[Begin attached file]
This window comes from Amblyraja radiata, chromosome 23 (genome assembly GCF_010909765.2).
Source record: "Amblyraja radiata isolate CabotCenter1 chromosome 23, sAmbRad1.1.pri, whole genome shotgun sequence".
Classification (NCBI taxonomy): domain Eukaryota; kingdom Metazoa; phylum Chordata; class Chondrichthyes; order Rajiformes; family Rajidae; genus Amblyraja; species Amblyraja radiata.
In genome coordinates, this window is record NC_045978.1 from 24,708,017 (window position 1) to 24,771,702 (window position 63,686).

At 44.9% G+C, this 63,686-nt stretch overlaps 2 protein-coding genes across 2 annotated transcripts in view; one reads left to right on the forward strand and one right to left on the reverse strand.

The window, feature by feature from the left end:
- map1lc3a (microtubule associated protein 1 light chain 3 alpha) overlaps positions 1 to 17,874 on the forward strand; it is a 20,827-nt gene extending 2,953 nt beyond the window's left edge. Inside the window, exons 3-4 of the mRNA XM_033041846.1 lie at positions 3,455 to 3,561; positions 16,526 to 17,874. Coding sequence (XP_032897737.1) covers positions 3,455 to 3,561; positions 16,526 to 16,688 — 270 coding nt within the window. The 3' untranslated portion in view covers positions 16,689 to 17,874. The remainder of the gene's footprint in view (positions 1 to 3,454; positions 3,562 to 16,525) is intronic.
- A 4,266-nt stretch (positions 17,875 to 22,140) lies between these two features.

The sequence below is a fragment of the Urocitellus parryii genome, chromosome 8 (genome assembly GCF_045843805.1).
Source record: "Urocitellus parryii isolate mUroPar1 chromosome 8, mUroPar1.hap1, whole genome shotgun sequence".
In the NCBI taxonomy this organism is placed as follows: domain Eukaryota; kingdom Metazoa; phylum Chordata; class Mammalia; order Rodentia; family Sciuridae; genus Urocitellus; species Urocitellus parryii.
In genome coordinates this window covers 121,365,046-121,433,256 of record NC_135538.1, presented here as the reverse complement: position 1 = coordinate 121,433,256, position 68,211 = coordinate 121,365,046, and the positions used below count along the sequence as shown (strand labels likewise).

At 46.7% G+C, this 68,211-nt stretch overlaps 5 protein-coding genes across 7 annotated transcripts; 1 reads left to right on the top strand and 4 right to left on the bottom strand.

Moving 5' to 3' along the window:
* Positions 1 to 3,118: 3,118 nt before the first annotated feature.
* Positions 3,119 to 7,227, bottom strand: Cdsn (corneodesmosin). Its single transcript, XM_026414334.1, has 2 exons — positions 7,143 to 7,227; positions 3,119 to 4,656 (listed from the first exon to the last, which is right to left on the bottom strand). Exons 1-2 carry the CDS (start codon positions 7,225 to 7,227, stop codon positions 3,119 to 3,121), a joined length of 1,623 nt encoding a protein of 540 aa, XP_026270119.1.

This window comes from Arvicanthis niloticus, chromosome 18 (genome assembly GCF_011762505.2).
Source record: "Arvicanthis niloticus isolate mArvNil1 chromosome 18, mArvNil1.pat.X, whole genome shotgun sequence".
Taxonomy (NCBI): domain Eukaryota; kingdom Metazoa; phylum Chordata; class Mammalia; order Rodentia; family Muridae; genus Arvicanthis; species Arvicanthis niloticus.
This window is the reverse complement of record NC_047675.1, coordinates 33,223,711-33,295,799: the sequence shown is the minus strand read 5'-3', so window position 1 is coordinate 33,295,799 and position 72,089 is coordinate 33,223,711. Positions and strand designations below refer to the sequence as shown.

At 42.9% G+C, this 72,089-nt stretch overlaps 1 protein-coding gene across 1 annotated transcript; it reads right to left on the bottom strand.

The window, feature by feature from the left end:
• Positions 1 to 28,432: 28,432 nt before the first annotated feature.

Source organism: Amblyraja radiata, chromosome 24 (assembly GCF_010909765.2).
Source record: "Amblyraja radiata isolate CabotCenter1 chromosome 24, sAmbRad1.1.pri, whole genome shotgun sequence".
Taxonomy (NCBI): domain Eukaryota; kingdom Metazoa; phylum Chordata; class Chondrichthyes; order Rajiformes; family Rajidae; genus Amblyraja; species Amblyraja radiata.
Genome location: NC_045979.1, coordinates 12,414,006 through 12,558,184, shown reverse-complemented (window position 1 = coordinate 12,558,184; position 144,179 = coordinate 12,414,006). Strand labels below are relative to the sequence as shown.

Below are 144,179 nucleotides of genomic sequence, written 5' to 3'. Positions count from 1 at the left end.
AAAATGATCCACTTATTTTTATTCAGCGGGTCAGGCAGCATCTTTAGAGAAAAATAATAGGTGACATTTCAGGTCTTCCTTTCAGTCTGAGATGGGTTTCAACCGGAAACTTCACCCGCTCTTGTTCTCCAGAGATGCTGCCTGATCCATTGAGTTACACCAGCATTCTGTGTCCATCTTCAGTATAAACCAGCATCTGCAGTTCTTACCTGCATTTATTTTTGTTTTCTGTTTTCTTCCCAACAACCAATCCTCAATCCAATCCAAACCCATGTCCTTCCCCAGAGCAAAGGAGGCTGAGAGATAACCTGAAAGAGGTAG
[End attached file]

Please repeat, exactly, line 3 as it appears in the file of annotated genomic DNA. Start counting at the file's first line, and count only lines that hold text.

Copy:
Classification (NCBI taxonomy): domain Eukaryota; kingdom Metazoa; phylum Chordata; class Chondrichthyes; order Rajiformes; family Rajidae; genus Amblyraja; species Amblyraja radiata.